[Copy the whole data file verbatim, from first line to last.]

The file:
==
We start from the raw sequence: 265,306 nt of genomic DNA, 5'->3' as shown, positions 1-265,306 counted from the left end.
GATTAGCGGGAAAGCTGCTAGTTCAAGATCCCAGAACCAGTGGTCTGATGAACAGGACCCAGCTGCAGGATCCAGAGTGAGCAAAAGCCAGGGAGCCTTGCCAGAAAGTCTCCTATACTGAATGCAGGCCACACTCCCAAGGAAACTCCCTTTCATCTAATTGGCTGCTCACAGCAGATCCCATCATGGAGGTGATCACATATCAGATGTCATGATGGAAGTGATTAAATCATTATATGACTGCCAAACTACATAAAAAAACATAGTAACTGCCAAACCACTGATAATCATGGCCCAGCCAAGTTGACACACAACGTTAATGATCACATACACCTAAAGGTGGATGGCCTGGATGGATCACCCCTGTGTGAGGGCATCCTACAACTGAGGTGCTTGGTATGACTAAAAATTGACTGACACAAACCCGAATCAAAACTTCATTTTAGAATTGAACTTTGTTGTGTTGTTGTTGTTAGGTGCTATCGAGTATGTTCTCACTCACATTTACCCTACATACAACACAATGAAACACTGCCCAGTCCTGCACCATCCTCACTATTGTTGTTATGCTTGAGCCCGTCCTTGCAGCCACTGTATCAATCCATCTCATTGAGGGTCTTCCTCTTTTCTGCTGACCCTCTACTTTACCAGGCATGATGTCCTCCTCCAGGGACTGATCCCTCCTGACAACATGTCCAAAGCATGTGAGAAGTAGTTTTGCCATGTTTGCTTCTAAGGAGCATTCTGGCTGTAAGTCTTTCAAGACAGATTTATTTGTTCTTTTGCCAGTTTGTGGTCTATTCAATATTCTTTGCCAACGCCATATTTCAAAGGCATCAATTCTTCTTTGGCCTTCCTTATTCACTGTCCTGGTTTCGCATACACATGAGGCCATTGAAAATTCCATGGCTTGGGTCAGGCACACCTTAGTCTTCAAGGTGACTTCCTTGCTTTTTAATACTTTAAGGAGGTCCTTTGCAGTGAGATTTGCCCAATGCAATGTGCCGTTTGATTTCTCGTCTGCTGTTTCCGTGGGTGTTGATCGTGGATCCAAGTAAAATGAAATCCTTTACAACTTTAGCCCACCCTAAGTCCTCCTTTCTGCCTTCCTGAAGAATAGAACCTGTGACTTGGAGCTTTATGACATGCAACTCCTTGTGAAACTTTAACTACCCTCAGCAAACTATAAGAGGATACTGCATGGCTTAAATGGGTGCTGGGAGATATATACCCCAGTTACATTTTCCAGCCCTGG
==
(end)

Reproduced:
We start from the raw sequence: 265,306 nt of genomic DNA, 5'->3' as shown, positions 1-265,306 counted from the left end.
GATTAGCGGGAAAGCTGCTAGTTCAAGATCCCAGAACCAGTGGTCTGATGAACAGGACCCAGCTGCAGGATCCAGAGTGAGCAAAAGCCAGGGAGCCTTGCCAGAAAGTCTCCTATACTGAATGCAGGCCACACTCCCAAGGAAACTCCCTTTCATCTAATTGGCTGCTCACAGCAGATCCCATCATGGAGGTGATCACATATCAGATGTCATGATGGAAGTGATTAAATCATTATATGACTGCCAAACTACATAAAAAAACATAGTAACTGCCAAACCACTGATAATCATGGCCCAGCCAAGTTGACACACAACGTTAATGATCACATACACCTAAAGGTGGATGGCCTGGATGGATCACCCCTGTGTGAGGGCATCCTACAACTGAGGTGCTTGGTATGACTAAAAATTGACTGACACAAACCCGAATCAAAACTTCATTTTAGAATTGAACTTTGTTGTGTTGTTGTTGTTAGGTGCTATCGAGTATGTTCTCACTCACATTTACCCTACATACAACACAATGAAACACTGCCCAGTCCTGCACCATCCTCACTATTGTTGTTATGCTTGAGCCCGTCCTTGCAGCCACTGTATCAATCCATCTCATTGAGGGTCTTCCTCTTTTCTGCTGACCCTCTACTTTACCAGGCATGATGTCCTCCTCCAGGGACTGATCCCTCCTGACAACATGTCCAAAGCATGTGAGAAGTAGTTTTGCCATGTTTGCTTCTAAGGAGCATTCTGGCTGTAAGTCTTTCAAGACAGATTTATTTGTTCTTTTGCCAGTTTGTGGTCTATTCAATATTCTTTGCCAACGCCATATTTCAAAGGCATCAATTCTTCTTTGGCCTTCCTTATTCACTGTCCTGGTTTCGCATACACATGAGGCCATTGAAAATTCCATGGCTTGGGTCAGGCACACCTTAGTCTTCAAGGTGACTTCCTTGCTTTTTAATACTTTAAGGAGGTCCTTTGCAGTGAGATTTGCCCAATGCAATGTGCCGTTTGATTTCTCGTCTGCTGTTTCCGTGGGTGTTGATCGTGGATCCAAGTAAAATGAAATCCTTTACAACTTTAGCCCACCCTAAGTCCTCCTTTCTGCCTTCCTGAAGAATAGAACCTGTGACTTGGAGCTTTATGACATGCAACTCCTTGTGAAACTTTAACTACCCTCAGCAAACTATAAGAGGATACTGCATGGCTTAAATGGGTGCTGGGAGATATATACCCCAGTTACATTTTCCAGCCCTGG